Dean continues on a beeline square for the Yucatan Peninsula, reminiscent of the forecast track from the middle of last week. The high pressure ridge building in the Southeast will keep the track lower (in terms of latitude), which continues to remove the continental U.S. from the equation.
Talk about your million dollar views...here is Dean's eye from the space shuttle. Well, I guess it's just as million dollar a view as what the actual Hurricane Hunters see as they criss-cross the storm through the eye itself getting their recon data. What a ride that must be, especially with Dean's being a Cat 4 and flirting with Cat 5 status today, Monday...
And so the Cayman Islands are getting whipped now...the eye will pass well south of there, but it puts them in the northern/northeastern quadrant which is oftentimes the worst part of the hurricane to be on...which is why Jamaica's damage should be extensive with the eye having raked the southern coastline.
The Yucatan will take a hit head on as Dean's path will be perpendicular to the coastline, but just south of Cancun and Cozumel and north of Belize...in a unique (1.3 million acres!) area called the Sian Ka'an Biosphere which was to be a center for eco-tourism. It could do so at a projected Cat 5 strength, which would do mondo damage early Tuesday morning, to say the least.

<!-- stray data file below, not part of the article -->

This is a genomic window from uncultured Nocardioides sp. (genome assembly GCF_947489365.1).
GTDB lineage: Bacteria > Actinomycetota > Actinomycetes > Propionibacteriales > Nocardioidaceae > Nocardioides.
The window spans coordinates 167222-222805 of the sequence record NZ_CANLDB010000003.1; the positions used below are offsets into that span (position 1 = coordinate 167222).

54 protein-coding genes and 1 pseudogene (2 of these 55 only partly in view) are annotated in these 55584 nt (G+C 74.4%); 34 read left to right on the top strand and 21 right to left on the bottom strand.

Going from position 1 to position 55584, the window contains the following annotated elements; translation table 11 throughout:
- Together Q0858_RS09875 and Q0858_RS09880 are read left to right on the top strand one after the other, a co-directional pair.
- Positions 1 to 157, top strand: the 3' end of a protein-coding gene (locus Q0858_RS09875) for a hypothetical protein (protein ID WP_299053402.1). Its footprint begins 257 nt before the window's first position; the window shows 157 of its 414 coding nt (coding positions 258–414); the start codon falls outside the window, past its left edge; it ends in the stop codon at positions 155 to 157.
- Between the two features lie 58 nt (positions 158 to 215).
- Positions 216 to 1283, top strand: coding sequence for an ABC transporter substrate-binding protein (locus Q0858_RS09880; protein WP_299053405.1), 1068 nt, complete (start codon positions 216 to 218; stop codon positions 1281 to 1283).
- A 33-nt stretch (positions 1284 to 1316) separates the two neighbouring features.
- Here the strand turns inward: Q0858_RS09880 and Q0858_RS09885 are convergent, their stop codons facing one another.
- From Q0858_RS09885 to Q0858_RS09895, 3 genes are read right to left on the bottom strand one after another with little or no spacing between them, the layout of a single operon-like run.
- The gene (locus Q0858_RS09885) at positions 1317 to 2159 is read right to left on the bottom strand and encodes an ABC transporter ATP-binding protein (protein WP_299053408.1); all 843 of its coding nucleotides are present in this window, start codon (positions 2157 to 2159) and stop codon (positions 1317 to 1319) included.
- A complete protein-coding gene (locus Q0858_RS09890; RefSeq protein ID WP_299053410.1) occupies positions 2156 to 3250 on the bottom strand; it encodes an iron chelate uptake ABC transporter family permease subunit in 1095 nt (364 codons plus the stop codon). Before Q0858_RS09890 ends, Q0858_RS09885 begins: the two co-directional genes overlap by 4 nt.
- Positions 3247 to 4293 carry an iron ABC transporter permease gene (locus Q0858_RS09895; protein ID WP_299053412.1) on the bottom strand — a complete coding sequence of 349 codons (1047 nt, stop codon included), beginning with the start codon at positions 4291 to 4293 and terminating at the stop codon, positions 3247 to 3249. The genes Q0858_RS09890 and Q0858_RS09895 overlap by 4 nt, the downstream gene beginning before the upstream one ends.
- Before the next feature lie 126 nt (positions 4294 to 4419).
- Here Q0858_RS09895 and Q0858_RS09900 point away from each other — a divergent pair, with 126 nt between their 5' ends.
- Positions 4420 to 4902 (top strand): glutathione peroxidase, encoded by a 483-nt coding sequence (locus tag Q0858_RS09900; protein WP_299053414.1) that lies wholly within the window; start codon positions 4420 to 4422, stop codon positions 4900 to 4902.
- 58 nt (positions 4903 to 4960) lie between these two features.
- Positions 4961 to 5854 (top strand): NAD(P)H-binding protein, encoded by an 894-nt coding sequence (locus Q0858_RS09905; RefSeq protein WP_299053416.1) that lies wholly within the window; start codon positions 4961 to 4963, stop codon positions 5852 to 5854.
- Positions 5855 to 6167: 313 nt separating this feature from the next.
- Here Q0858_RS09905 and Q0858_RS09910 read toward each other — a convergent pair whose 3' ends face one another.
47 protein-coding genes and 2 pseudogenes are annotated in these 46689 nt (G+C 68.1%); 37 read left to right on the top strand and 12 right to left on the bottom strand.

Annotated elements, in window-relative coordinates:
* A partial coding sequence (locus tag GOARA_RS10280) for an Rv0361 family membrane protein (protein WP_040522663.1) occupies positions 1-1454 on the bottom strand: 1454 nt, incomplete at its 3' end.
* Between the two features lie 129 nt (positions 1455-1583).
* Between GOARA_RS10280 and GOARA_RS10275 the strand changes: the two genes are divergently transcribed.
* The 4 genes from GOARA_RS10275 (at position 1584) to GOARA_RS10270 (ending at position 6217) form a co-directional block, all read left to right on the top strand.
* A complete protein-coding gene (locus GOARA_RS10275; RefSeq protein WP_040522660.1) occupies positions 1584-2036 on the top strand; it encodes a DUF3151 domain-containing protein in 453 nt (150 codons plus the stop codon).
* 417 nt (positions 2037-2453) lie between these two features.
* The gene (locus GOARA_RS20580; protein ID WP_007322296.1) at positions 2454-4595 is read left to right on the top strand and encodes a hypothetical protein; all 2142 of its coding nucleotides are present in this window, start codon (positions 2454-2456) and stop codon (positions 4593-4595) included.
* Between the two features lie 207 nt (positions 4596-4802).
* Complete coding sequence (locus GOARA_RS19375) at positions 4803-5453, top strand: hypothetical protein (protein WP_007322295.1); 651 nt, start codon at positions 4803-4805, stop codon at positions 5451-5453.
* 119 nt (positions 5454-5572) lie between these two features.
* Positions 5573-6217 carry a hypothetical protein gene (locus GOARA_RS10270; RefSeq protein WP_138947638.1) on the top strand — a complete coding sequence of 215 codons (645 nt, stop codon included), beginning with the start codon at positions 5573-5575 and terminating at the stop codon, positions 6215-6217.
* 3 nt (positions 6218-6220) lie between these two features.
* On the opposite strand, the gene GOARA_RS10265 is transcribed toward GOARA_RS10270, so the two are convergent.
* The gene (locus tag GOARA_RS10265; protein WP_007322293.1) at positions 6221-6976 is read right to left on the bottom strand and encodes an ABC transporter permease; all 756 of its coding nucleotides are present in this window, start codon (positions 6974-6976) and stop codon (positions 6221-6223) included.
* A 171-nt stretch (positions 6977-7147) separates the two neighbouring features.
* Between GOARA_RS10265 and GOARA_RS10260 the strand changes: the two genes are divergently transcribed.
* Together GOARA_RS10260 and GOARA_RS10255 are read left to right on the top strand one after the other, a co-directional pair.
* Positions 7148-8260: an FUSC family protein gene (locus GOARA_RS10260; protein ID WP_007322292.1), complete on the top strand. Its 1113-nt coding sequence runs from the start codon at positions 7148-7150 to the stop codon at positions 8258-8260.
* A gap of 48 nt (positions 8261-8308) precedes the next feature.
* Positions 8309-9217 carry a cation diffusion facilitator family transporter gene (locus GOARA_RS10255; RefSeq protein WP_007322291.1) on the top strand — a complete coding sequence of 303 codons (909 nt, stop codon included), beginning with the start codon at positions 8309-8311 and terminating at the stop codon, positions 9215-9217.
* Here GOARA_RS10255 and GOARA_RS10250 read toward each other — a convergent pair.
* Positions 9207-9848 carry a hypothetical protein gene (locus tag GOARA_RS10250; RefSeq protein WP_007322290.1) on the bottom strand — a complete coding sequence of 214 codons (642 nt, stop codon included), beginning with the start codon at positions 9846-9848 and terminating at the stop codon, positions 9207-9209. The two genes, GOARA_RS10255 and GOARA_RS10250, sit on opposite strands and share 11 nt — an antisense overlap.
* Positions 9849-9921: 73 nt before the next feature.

So, the ol' southeastern high keeps Dean out of south Texas' hair...it also keeps rain out of our forecast (except for the piddly 20% chance for isolated PM convection). We will continue to bake and get drier this week, sadly. Here is the most recent map from the U.S. Drought Monitor:
Tropical systems are somewhat counted on to provide good rains in the late summer and fall months in the Southeast. Last year's relatively calm and peaceful 2006 Atlantic hurricane season cheated the region of said waters, and we're only adding to that through this year. Much of the Chattahoochee River valley and Alabama are in dire straits, and the oppressive heat we've had (and will continue to have this week) is not helping matters.
So far the past 19 days of August, 2007, the average high temperatures in NC have been sweltering far above average: